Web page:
June in the Wheel of the Year Part 3: Flowers of Midsummer - Lucya Starza
In June where I live, in England, flowers are abundant. Wheel of the Year celebrations usually reflect what’s happening in nature, with seasonal flora on the altar, and crafting and spellwork using what’s growing, blooming, ripening or going to seed. Folklore says herbs gathered at Midsummer for magical or medicinal purposes are especially potent. Midsummer’s Eve, historically thought of as being June 23, was traditionally when wisewomen – or men – collected plants. A few include fennel for protection, rue to put in healing poppets or sachets, rosemary to dry and burn for smoke cleansings, and lemon verbena for love spells. Another bit of Midsummer Eve magic is that according to English folklore, if you watch the ferns and collect the seeds that fall at exactly midnight, you can use them to become invisible. Actually, ferns produces spores, not seeds, but maybe they have the same effect. Here’s a little more June flower magic.
The elder tree in my garden is usually covered in delicate white flowers (pictured) in early June. Elder is very much associated with witches in England. A tale from the Rollright Stones says a witch cursed a group of upstart knights and turned them into megaliths, transforming herself into an elder tree to watch them. Also, folklore relates that if an elder in the garden of a witch is cut, its owner will bleed. I know that isn't entirely true, as I’ve pruned mine without suffering ill effects. However, before cutting any elder, ask permission of both the tree and the land’s owner. Folklore warns that doing so without permission can invite bad luck. Elder trees are sometimes grown near houses as protection from curses too. Elder has many healing properties, but I’m focussing on magic in this post. If you’re interested in herbalism I recommend The Healing Power of Celtic Plants by Angela Paine, who points out: “Elder was one of the sacred trees of the ancient Celts. Both the blossoms and the fruits are medicinal.” There are many recipes for using elderflowers in cooking and wine-making, but you can simply make elderflower tea by steeping washed petals in boiling water.
St John's Wort
Historically, St John’s Day, on June 24th, was when it was customary to gather St John's wort. This herb with yellow flowers has long been used to keep evil away magically and as well as in medicine. It’s still sometimes used to treat depression today, although this post isn’t offering medical advice. From at least medieval times the herb has been hung over doors and windows to keep away malefic spirits and spellcasters. In some areas, the flowers were traditionally dipped in a bowl of water and left outside exposed overnight to create a beauty potion in which to wash one’s face. Rachel Patterson, in A Kitchen Witch’s World of Magical Herbs and Plants writes that St John's wort is also useful in love divination magic, and in truth spells.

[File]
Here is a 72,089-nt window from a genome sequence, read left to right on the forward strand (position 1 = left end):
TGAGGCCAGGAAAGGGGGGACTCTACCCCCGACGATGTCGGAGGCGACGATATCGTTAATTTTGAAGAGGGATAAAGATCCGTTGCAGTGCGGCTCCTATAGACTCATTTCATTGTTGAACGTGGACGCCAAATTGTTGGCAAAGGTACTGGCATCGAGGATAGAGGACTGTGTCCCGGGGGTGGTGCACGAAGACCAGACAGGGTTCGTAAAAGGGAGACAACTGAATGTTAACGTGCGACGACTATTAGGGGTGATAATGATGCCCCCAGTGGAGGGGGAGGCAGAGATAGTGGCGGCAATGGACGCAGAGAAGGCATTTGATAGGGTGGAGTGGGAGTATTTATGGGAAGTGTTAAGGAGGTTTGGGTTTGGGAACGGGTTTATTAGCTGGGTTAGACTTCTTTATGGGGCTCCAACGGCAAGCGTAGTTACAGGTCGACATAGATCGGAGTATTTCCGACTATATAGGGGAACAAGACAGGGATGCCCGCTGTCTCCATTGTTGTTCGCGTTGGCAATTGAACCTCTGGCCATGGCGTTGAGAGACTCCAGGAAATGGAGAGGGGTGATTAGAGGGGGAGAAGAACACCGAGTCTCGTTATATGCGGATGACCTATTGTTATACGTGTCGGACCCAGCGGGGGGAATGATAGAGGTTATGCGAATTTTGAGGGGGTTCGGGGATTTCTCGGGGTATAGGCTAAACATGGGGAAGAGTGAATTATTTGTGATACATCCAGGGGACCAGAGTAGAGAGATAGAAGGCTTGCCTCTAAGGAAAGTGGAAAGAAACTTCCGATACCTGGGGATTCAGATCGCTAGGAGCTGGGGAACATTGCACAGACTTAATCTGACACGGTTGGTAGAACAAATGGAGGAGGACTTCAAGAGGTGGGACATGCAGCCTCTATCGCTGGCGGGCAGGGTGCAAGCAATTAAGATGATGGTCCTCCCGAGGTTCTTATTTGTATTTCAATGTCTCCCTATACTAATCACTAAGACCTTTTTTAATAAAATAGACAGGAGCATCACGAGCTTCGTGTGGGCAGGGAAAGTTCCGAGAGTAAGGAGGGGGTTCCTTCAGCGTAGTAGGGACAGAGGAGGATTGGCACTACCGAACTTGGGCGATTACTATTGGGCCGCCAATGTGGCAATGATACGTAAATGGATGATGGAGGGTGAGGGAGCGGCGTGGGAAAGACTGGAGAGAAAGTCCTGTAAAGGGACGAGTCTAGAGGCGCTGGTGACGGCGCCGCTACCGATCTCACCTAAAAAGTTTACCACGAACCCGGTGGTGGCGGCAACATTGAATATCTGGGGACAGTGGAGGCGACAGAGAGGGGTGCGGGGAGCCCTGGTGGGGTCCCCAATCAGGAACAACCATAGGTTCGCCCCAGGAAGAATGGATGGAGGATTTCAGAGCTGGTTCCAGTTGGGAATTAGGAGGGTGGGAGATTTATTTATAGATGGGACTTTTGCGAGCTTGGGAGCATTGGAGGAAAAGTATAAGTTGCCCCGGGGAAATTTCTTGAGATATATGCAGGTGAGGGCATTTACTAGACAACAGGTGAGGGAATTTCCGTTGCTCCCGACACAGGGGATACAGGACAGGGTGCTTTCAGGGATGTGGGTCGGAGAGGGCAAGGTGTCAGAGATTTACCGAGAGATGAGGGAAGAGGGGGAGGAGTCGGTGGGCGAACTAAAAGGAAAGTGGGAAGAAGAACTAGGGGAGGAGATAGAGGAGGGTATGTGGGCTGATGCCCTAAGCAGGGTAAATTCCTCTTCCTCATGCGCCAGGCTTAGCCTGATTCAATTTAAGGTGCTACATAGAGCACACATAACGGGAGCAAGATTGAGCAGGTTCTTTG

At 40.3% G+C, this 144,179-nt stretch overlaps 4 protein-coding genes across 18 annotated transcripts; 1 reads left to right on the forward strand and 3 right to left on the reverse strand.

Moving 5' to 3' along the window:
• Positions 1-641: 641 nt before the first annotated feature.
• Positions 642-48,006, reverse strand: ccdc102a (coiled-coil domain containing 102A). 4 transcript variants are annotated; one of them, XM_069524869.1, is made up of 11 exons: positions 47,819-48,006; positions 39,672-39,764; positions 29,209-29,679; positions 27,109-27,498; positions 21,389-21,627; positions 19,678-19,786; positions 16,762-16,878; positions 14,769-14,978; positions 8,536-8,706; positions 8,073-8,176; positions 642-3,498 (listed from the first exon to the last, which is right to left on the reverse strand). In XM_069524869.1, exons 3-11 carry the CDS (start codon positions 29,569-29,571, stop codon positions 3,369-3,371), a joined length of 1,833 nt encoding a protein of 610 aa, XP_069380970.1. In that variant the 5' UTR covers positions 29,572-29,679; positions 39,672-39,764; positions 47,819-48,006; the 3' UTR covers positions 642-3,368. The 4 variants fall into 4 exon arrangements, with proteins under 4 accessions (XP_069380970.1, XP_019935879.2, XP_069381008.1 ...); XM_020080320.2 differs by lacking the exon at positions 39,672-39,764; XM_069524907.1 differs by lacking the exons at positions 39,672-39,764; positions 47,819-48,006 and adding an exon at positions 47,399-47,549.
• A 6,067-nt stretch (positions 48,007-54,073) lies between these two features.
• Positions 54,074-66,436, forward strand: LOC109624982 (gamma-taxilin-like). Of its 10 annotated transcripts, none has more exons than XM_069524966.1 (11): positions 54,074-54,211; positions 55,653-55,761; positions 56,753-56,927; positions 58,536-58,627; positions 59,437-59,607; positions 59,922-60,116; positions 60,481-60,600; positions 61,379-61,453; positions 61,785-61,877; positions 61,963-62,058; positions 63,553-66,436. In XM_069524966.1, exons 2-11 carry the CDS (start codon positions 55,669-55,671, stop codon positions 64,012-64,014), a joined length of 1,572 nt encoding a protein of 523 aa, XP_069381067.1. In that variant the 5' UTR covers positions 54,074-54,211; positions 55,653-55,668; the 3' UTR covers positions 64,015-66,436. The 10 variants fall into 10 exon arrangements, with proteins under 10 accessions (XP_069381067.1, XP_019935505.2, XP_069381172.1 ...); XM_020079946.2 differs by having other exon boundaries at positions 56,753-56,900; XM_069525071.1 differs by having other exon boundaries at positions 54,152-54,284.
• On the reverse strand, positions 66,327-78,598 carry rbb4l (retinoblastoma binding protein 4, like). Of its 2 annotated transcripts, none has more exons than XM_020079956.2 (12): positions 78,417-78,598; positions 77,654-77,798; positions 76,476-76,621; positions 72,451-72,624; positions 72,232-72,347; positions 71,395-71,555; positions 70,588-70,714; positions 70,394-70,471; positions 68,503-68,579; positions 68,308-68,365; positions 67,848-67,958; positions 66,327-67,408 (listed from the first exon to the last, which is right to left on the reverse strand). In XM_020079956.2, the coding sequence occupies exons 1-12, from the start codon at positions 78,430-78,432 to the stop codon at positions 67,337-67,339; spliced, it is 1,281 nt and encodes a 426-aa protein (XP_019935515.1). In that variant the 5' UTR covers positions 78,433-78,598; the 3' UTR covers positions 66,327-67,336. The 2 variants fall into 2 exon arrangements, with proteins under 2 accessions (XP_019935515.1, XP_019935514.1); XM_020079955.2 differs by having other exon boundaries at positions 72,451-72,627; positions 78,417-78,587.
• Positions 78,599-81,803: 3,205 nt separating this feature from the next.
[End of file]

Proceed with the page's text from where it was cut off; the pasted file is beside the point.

Although many types of honeysuckle flower all year, the one in my garden blooms prolifically in June. Honeysuckle growing near your home is said to attract money, love, and luck. Its sweet scent is also supposed to help clear the mind and promote psychic powers. You can put dried honeysuckle flowers in incense blends, pouches, and poppets. The vines can be used for binding too. Don’t eat the berries, by the way, as some varieties are poisonous to humans.
Wild roses are another June bloom. While cultivated roses flower all summer, wild roses only flower once. The ones in my garden have pale pink blooms with five petals as well as sharp thorns along the stems. Although all roses symbolise love, the wild rose also symbolises the wildness of nature, which can be both beautiful and cruel.
They often need cutting back if you don’t want a home like Sleeping Beauty’s castle. Pruned rose stems can be transformed into wands. Dry them, cut them to length, and sand or cut off thorns at the handle end. Rose wands can be used in love magic, but also for cutting unwanted romantic ties and dispelling enchantment. The rose is sacred to Aphrodite, but also Isis. The rose of Isis appears in the allegorical novel The Golden Ass as "the sweet Rose of reason and virtue" that saves the hero from a bewitched life as a donkey. A rose wand can also be used for magic you don’t want discovered. In Ancient Rome the wild rose was the symbol for a real chamber of secrets and was associated with Harpocrates, god of silence and confidentiality. A wild rose would be placed on the door of a room where confidential matters were being discussed or painted on borders around ceilings of rooms as a sign that topics discussed there were not to be repeated outside. The phrase sub rosa, or "under the rose", means to keep a secret – derived from this practice.
Leave the Sunflowers Alone
Before the Summer Solstice, I often notice pagan groups using sunflowers as symbols for June’s seasonal rites, suggesting them as altar adornments, or spells involving sunflower seeds. However, in the UK, sunflowers don't normally bloom until August. For Wheel of the Year rites, I’d leave sunflowers until Lammas, the next festival in the cycle of the seasons. The wise old witch who trained me used to say: "The first thing you do when you are writing a ritual for the Wheel of the Year is look out of the window. What can you see growing there? What's happening in nature? Use that for inspiration." That’s still good advice.
This is the third in a series of posts I’m writing for the Moon Books Blog on the theme of the Wheel of the Year. My posts will be compiled and edited into a book: Pagan Portals – Wheel of the Year. Other books by Lucya Starza in the Pagan Portals series include Candle Magic, Guided Visualisations, Poppets and Magical Dolls, and Scrying. Lucya edited the community book Every Day Magic – A Pagan Book of Days.
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